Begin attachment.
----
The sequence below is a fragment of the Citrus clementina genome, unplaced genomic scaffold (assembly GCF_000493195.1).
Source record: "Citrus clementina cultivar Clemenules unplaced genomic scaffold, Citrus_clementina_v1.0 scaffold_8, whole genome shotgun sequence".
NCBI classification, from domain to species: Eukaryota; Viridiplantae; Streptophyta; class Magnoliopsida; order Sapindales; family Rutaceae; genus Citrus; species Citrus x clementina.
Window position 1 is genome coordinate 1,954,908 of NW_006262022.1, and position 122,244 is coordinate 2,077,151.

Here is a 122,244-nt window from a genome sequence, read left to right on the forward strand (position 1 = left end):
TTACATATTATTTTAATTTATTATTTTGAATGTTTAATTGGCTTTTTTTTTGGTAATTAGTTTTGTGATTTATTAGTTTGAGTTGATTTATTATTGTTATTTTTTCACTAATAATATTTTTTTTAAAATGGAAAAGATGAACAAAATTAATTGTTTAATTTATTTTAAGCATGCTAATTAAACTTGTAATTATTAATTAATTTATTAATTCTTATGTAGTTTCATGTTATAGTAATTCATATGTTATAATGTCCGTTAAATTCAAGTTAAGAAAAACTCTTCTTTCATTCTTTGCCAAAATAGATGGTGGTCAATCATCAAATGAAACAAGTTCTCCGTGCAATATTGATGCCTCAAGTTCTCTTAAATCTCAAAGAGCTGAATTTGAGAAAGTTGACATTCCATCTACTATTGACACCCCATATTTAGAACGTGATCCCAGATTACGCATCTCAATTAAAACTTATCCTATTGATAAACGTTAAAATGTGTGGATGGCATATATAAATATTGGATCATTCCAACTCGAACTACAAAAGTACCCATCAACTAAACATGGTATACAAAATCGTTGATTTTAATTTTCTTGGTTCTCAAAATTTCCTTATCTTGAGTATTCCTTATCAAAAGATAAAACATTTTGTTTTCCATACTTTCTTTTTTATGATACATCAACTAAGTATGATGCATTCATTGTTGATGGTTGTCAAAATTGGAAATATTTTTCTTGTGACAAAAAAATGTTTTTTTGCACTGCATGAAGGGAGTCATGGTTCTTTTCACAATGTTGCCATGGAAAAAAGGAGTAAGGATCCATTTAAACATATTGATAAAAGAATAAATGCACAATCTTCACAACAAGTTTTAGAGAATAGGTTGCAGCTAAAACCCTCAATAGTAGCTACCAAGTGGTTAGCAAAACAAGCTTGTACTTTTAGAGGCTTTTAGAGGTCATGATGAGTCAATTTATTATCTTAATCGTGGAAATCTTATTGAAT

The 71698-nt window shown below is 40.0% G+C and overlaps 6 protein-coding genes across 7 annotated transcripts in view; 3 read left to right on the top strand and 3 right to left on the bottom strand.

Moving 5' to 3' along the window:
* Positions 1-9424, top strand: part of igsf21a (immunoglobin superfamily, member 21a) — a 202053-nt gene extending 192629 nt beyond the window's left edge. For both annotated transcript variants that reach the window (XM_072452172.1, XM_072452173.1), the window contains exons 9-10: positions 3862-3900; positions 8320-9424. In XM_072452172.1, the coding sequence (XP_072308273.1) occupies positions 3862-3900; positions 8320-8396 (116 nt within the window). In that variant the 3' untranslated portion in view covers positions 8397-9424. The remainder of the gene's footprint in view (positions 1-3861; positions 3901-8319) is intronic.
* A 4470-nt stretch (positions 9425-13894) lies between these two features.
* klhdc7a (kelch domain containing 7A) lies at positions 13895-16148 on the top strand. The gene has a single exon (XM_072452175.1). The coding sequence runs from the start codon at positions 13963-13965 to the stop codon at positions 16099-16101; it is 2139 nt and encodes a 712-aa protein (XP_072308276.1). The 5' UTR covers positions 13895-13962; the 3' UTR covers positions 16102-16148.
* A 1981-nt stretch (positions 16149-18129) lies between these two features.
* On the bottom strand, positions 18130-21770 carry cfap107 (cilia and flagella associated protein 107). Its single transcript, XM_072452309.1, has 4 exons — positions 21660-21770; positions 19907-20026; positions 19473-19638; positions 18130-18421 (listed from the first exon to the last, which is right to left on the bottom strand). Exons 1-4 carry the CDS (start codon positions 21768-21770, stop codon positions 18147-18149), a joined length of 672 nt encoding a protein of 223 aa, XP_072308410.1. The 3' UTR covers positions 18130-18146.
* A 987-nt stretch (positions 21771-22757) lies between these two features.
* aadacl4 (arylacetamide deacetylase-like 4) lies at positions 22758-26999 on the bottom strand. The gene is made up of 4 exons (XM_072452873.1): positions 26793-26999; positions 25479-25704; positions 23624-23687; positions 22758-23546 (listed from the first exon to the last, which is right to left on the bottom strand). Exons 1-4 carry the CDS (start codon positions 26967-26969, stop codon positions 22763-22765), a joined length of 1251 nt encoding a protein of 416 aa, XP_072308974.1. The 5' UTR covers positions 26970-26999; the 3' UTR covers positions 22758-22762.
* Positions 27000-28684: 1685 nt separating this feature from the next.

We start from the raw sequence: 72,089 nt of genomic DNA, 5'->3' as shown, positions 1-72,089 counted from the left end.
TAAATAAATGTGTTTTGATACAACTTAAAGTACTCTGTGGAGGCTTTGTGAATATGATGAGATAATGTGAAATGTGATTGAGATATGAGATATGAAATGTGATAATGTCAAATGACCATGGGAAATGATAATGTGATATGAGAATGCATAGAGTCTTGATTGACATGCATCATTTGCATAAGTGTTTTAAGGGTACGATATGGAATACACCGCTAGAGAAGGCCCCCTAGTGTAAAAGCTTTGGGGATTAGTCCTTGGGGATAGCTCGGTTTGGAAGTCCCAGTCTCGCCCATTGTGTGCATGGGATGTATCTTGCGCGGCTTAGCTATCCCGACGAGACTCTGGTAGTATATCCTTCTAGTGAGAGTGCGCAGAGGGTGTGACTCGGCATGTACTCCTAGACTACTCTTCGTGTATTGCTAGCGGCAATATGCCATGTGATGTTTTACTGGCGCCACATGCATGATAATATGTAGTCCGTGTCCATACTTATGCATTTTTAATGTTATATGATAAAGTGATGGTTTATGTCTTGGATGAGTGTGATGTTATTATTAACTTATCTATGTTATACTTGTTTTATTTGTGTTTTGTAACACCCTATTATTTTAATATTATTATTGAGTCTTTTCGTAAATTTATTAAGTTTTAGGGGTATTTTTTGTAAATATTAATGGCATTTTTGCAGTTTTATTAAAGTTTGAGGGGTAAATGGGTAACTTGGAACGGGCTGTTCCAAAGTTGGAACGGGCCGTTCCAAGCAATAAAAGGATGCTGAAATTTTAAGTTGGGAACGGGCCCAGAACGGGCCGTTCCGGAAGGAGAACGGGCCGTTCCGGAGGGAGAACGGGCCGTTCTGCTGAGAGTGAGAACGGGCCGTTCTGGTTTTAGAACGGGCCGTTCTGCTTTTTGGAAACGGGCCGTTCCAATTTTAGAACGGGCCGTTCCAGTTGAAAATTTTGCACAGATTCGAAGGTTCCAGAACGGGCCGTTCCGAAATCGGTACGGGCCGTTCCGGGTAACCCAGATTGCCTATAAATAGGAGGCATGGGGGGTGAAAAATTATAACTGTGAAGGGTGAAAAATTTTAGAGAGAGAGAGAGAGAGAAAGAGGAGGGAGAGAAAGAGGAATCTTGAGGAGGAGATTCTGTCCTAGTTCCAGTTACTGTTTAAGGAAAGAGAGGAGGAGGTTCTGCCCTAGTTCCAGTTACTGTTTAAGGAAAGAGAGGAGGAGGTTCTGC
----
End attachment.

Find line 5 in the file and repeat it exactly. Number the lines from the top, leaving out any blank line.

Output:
Here is a 122,244-nt window from a genome sequence, read left to right on the forward strand (position 1 = left end):